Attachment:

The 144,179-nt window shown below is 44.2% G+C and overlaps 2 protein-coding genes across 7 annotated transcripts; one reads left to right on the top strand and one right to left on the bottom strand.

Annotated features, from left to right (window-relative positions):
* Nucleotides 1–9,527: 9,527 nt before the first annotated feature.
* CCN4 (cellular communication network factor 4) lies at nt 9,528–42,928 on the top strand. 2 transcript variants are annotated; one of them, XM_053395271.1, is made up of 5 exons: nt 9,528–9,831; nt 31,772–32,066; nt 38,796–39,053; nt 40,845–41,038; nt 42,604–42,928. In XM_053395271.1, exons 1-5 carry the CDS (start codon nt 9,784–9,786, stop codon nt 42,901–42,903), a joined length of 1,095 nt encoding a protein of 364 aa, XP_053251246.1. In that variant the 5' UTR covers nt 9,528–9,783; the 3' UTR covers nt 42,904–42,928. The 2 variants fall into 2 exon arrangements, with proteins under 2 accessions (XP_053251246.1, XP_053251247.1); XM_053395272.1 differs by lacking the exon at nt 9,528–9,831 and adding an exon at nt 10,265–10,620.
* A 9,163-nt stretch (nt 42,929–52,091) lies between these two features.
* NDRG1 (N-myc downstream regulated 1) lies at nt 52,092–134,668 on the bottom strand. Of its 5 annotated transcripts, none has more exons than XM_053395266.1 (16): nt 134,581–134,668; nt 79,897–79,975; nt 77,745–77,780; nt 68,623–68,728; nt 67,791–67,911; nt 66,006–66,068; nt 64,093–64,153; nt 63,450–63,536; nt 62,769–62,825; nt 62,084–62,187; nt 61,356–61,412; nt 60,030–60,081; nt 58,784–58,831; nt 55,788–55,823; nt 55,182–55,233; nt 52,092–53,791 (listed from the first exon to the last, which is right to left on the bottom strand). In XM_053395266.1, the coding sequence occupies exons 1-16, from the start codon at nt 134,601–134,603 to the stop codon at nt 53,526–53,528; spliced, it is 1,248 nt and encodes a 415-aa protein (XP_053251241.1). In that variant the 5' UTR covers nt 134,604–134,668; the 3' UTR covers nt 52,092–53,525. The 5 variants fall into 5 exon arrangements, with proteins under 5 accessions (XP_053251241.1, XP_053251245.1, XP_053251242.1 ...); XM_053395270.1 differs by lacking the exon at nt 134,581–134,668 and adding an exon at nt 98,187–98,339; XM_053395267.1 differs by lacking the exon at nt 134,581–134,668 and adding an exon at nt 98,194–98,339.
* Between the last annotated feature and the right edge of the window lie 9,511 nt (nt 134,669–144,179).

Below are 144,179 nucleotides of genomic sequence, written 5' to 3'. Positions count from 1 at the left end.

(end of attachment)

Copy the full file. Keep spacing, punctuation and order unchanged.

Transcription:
The 144,179-nt window shown below is 44.2% G+C and overlaps 2 protein-coding genes across 7 annotated transcripts; one reads left to right on the top strand and one right to left on the bottom strand.

Annotated features, from left to right (window-relative positions):
* Nucleotides 1–9,527: 9,527 nt before the first annotated feature.
* CCN4 (cellular communication network factor 4) lies at nt 9,528–42,928 on the top strand. 2 transcript variants are annotated; one of them, XM_053395271.1, is made up of 5 exons: nt 9,528–9,831; nt 31,772–32,066; nt 38,796–39,053; nt 40,845–41,038; nt 42,604–42,928. In XM_053395271.1, exons 1-5 carry the CDS (start codon nt 9,784–9,786, stop codon nt 42,901–42,903), a joined length of 1,095 nt encoding a protein of 364 aa, XP_053251246.1. In that variant the 5' UTR covers nt 9,528–9,783; the 3' UTR covers nt 42,904–42,928. The 2 variants fall into 2 exon arrangements, with proteins under 2 accessions (XP_053251246.1, XP_053251247.1); XM_053395272.1 differs by lacking the exon at nt 9,528–9,831 and adding an exon at nt 10,265–10,620.
* A 9,163-nt stretch (nt 42,929–52,091) lies between these two features.
* NDRG1 (N-myc downstream regulated 1) lies at nt 52,092–134,668 on the bottom strand. Of its 5 annotated transcripts, none has more exons than XM_053395266.1 (16): nt 134,581–134,668; nt 79,897–79,975; nt 77,745–77,780; nt 68,623–68,728; nt 67,791–67,911; nt 66,006–66,068; nt 64,093–64,153; nt 63,450–63,536; nt 62,769–62,825; nt 62,084–62,187; nt 61,356–61,412; nt 60,030–60,081; nt 58,784–58,831; nt 55,788–55,823; nt 55,182–55,233; nt 52,092–53,791 (listed from the first exon to the last, which is right to left on the bottom strand). In XM_053395266.1, the coding sequence occupies exons 1-16, from the start codon at nt 134,601–134,603 to the stop codon at nt 53,526–53,528; spliced, it is 1,248 nt and encodes a 415-aa protein (XP_053251241.1). In that variant the 5' UTR covers nt 134,604–134,668; the 3' UTR covers nt 52,092–53,525. The 5 variants fall into 5 exon arrangements, with proteins under 5 accessions (XP_053251241.1, XP_053251245.1, XP_053251242.1 ...); XM_053395270.1 differs by lacking the exon at nt 134,581–134,668 and adding an exon at nt 98,187–98,339; XM_053395267.1 differs by lacking the exon at nt 134,581–134,668 and adding an exon at nt 98,194–98,339.
* Between the last annotated feature and the right edge of the window lie 9,511 nt (nt 134,669–144,179).

Below are 144,179 nucleotides of genomic sequence, written 5' to 3'. Positions count from 1 at the left end.